PNW Pioneer

Administration works to make scheduling more convenient

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Since unification, scheduling students on both campuses has become a challenge to academic advisers. The administration hopes to ease this in the future.

Craig Moore, an academic adviser to the College of Business in Westville, said that one of the biggest challenges with advising in Westville in regards to unification has been adopting a plan of study.

“Those who started the old plan had the option to stay with it. But the students talk to one another and sometimes can get confused over which plan they’re supposed to be following,” Moore said. “So unification initially made it harder, but as we get away from the start of it, it gets better.”

When the university unified, the two campuses also had to create a system that used the same degree and course identification. For example, Moore said, accounting courses were previously called management.

“For the most part, the course options stayed the same. It’s just the titles that have changed.” Moore said. “We set up this spreadsheet though so it’s easier for us advisers to keep track of everything.”

Ralph Mueller, provost and vice chancellor for Academic Affairs, said that as the university moves forward, incoming students will be registering to the university as a whole, not a singular campus.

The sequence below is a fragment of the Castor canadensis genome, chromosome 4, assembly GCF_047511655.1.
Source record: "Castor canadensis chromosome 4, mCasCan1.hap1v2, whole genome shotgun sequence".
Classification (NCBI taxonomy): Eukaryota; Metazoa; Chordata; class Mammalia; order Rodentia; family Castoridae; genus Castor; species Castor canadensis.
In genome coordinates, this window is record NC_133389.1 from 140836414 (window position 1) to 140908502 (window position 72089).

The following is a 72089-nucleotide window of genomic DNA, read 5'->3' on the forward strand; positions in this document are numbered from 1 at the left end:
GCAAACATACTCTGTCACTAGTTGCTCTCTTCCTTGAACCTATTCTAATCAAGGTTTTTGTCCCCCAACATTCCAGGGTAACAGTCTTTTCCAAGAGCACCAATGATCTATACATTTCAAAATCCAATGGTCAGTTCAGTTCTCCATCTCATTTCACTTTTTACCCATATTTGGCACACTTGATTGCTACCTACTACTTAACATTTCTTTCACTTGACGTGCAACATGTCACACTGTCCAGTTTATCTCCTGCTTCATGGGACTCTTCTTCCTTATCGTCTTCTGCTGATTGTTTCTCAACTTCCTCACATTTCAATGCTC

“We want them to come in as a PNW student with an understanding that they may take some courses on the other campus,” Mueller said.

Mueller said one of the reasons the university will be moving forward this way is because specific experiences for the degrees are held on each campus.

“For example, when it comes to Hospitality, Tourism and Management, much of the curriculum can be done on the Westville campus; however, our major facility is here in Hammond,” Mueller said.

Mueller said the administration is aware that for some students there may be commuting challenges, but he hopes that with enough planning it can be worked out. One of the ways he aims to do this is to have the course schedules up three semesters in advance. Currently, he has charged the deans to begin this project and aims to have them by next spring.

“It is complicated, but we want to make sure that students have the appropriate options and that it fits with their prerequisites and the schedules of the faculty,” Mueller said.

Moore said that before unification the Westville campus had planned scheduling a year in advance.

“For those who took advantage of it, it was a good thing. The only negative, and I wouldn’t really consider this one, is when people wouldn’t meet their prerequisites and would have to scramble to switch their schedules,” Moore said. “But that happens normally anyway with people. I’d be all for it and I think it would be great.”

Students who are currently enrolled with the intention of one campus will not be affected, Mueller said.

“We totally understand and try to be very cognitive of the students that registered with a certain set of expectations,” Mueller said.

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